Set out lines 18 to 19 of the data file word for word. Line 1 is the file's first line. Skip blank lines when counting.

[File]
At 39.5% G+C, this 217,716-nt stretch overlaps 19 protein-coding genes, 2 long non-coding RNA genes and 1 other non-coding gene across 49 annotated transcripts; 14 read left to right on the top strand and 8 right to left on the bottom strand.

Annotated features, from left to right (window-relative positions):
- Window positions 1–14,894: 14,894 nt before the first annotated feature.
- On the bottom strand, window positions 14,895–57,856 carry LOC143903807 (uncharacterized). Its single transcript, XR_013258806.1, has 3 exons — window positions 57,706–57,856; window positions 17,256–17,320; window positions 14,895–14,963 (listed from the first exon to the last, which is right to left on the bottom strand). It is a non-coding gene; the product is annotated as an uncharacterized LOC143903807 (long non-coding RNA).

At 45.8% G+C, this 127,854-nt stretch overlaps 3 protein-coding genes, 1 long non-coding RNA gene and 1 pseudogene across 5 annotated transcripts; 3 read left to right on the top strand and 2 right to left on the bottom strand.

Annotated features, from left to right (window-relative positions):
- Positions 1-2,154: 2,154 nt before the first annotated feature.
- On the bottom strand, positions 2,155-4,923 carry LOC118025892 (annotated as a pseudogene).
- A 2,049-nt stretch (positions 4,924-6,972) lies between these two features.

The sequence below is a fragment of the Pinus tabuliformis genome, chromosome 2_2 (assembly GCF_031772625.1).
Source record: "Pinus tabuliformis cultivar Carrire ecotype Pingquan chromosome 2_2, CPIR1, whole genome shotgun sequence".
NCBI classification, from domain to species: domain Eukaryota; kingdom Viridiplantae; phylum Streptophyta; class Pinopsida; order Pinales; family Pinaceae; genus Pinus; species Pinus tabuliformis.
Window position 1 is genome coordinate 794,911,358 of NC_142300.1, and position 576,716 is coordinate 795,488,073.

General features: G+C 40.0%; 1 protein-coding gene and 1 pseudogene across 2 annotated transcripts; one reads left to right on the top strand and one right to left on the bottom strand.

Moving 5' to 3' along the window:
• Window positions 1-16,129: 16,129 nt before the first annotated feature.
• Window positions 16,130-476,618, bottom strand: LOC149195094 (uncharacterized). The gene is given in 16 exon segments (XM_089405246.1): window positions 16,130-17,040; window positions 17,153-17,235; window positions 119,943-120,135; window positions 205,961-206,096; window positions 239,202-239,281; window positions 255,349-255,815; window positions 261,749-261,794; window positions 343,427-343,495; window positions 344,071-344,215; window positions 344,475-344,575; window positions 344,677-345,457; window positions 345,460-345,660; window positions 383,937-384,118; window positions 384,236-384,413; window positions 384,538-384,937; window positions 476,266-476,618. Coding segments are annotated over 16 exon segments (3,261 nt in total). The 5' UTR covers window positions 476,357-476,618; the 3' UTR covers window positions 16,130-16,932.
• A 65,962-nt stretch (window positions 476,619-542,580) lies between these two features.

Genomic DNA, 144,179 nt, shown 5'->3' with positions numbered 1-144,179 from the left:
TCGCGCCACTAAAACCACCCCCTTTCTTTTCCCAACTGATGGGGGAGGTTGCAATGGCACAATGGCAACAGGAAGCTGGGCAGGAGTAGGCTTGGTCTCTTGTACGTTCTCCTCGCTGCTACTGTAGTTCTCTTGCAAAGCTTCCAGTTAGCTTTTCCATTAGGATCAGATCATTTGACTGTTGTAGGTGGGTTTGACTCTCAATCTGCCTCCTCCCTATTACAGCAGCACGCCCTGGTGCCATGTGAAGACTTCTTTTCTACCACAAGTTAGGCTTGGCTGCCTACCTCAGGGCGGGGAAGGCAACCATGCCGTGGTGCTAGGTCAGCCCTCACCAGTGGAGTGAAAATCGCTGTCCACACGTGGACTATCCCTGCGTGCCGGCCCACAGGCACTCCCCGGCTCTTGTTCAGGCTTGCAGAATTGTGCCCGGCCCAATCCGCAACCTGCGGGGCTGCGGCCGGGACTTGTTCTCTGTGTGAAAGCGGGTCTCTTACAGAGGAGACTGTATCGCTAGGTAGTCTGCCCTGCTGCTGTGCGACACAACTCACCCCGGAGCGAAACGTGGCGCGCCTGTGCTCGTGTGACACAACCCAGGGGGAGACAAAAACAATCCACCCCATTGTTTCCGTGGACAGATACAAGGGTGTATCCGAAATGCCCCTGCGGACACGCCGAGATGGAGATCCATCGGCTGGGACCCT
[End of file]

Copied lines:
• A 65,962-nt stretch (window positions 476,619-542,580) lies between these two features.

Genomic DNA, 144,179 nt, shown 5'->3' with positions numbered 1-144,179 from the left: